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If I want to know what my options are for a Linux program then I'll do man program or program --help to find out. How do you do that on Windows?

I was reading about how to run a screensaver from the command line and I found out about this file:


When called directly, the settings page for that screensaver is launched instead of the actual screensaver.

I tried help scrnsave.scr and scrnsave.scr /? and more, but nothing worked. It wasn't until I tried google that I found the command line options in the middle of a MSDN article and knew I had to use:

%SYSTEMROOT%\system32\scrnsave.scr /s

How was I supposed to know about the /s option? What is the correct way to find program options in the Windows command line?

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2 Answers 2

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There isn't a correct way. But there isn't on Unix, either. The --help convention is in fact a GNU convention. It's widespread on Linux distributions, where the operating system utilities are GNU ones. But you won't see it in the operating system utilities on a BSD, for example:

$ /bin/sh --help
Illegal option --
$ nawk --help
nawk: no program given


Much as the --help convention has been seen by many as a good idea, and adopted; the /? convention (which originated in DR-DOS 5.0 as a /H convention) has been seen by many as a good idea, and adopted. You'll find that many commands support it. But equally as not all commands in Unix or Linux support --help not all commands in DOS or Windows NT support /?.

You might think that man comes to the rescue here. Thanks to GNU info, and the fact that several program maintainers seem to place information (even sometimes information as basic as what the command-line options are) only in the info page and not in the man page or vice versa, it's not the panacaea that it might be thought to be, however.

man doesn't really have an equivalent in the DOS and Windows NT world. The closest equivalent was helpcommand, which in DR-DOS 5.0 and later and MS-DOS 6.0 and later would look up command in a database of help pages and display the page. The problem here is that whilst all of the operating system's own housekeeping utilities had pages in this database, almost no-one else's programs did, and the system was hard to add third-party information to.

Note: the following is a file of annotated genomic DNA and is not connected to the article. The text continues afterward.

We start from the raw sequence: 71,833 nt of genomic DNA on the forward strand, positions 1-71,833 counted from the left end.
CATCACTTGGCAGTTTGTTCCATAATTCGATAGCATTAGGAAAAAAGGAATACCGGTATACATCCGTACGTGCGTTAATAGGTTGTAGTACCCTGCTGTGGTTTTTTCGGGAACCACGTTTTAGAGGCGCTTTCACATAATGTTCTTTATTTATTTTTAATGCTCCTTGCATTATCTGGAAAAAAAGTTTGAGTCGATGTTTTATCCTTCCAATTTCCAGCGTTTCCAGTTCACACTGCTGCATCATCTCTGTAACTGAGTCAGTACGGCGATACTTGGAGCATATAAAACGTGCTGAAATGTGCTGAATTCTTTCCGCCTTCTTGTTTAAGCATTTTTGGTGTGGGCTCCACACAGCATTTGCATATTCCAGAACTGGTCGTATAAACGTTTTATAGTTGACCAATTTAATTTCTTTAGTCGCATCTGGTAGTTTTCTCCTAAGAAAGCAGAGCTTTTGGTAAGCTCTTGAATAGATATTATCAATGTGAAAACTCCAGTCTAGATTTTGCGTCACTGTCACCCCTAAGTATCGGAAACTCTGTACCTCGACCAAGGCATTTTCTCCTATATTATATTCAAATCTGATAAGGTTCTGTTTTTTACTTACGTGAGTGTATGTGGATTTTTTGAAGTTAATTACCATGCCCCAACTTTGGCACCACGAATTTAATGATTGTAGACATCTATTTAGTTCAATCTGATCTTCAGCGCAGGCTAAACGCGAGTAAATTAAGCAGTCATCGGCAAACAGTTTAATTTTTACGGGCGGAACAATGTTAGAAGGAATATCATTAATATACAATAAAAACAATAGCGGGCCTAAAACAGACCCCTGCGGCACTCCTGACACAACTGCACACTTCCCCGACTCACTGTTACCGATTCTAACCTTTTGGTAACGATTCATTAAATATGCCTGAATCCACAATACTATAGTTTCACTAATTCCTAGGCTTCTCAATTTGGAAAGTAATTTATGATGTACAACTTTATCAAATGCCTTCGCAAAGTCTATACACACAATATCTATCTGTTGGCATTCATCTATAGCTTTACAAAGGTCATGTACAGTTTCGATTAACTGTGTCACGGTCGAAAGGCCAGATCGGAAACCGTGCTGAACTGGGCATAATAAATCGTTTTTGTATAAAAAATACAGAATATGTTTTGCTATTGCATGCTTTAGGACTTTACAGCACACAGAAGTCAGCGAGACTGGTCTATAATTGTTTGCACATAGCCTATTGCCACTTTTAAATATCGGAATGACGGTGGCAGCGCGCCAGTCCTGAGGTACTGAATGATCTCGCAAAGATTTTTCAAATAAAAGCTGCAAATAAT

(DOSBook, introduced in DR-DOS 6.0 was about the best that any commercial DOS got with this. MS-DOS used QuickHelp files, the tool for compiling which wasn't supplied with the base operating system. PC-DOS 7 had the IPF system, a tool for compiling which again was lacking from the operating system. OS/2 had the same IPF system as PC-DOS, and a HELP command that was integrated with it, although again the compiler, IPFC, was in the Developers Toolkit rather than in the box with the operating system. Many years ago I wrote an improvement upon the supplied HELP command where one could configure which command references it looked commands up in by default, with an environment variable. I also provided an extended command reference book for some commands that I'd written.)

Windows NT still has helpcommand to this day. It's a step backwards from what MS-DOS 6 had, let alone from what DR-DOS, PC-DOS, and OS/2 had.

So the actual answer is: You're supposed to trawl through MSDN, or read someone else's WWW site, or read a book, or read the source code (if it's open source), or just know telepathically …

That said, documentation on the WWW is not a bad thing, and is largely the expectation nowadays. (Although one can miss things like IPFC building indexes and tables of contents for one. ☺) Microsoft documents a whole raft of command-line commands on TechNet and in MSDN, as you have seen.

Further reading

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For pure Windows programs, displaying help is usually /?. However, there are more and more cross-platform programs coming up and they use -?, --help or even other commands.

Actually it's not required by Windows programs to support any help output at all, so it's all up to the developer of the program.

Screensavers are a little bit special, because Microsoft has defined what a screensaver has to support. And what you found it exactly that definition Obviously Microsoft does not define any mandatory /? command line switch.

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